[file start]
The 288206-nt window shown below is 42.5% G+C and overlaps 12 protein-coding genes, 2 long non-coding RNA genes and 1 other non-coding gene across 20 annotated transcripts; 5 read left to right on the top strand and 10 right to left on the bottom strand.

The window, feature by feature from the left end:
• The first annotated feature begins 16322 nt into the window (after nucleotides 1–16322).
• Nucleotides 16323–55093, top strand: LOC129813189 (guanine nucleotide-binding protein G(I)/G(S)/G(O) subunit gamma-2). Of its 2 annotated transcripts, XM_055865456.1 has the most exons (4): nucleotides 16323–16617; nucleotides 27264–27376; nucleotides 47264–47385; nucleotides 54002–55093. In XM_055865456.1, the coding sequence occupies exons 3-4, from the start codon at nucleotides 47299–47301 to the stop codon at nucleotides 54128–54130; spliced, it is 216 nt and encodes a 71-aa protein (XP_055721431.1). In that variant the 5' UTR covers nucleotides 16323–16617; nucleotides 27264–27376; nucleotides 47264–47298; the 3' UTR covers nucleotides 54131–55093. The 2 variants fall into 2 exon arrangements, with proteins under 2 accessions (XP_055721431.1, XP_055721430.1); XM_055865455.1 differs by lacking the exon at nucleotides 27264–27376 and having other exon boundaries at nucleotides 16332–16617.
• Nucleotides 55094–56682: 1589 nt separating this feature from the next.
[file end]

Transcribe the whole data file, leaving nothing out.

The 288206-nt window shown below is 42.5% G+C and overlaps 12 protein-coding genes, 2 long non-coding RNA genes and 1 other non-coding gene across 20 annotated transcripts; 5 read left to right on the top strand and 10 right to left on the bottom strand.

The window, feature by feature from the left end:
• The first annotated feature begins 16322 nt into the window (after nucleotides 1–16322).
• Nucleotides 16323–55093, top strand: LOC129813189 (guanine nucleotide-binding protein G(I)/G(S)/G(O) subunit gamma-2). Of its 2 annotated transcripts, XM_055865456.1 has the most exons (4): nucleotides 16323–16617; nucleotides 27264–27376; nucleotides 47264–47385; nucleotides 54002–55093. In XM_055865456.1, the coding sequence occupies exons 3-4, from the start codon at nucleotides 47299–47301 to the stop codon at nucleotides 54128–54130; spliced, it is 216 nt and encodes a 71-aa protein (XP_055721431.1). In that variant the 5' UTR covers nucleotides 16323–16617; nucleotides 27264–27376; nucleotides 47264–47298; the 3' UTR covers nucleotides 54131–55093. The 2 variants fall into 2 exon arrangements, with proteins under 2 accessions (XP_055721431.1, XP_055721430.1); XM_055865455.1 differs by lacking the exon at nucleotides 27264–27376 and having other exon boundaries at nucleotides 16332–16617.
• Nucleotides 55094–56682: 1589 nt separating this feature from the next.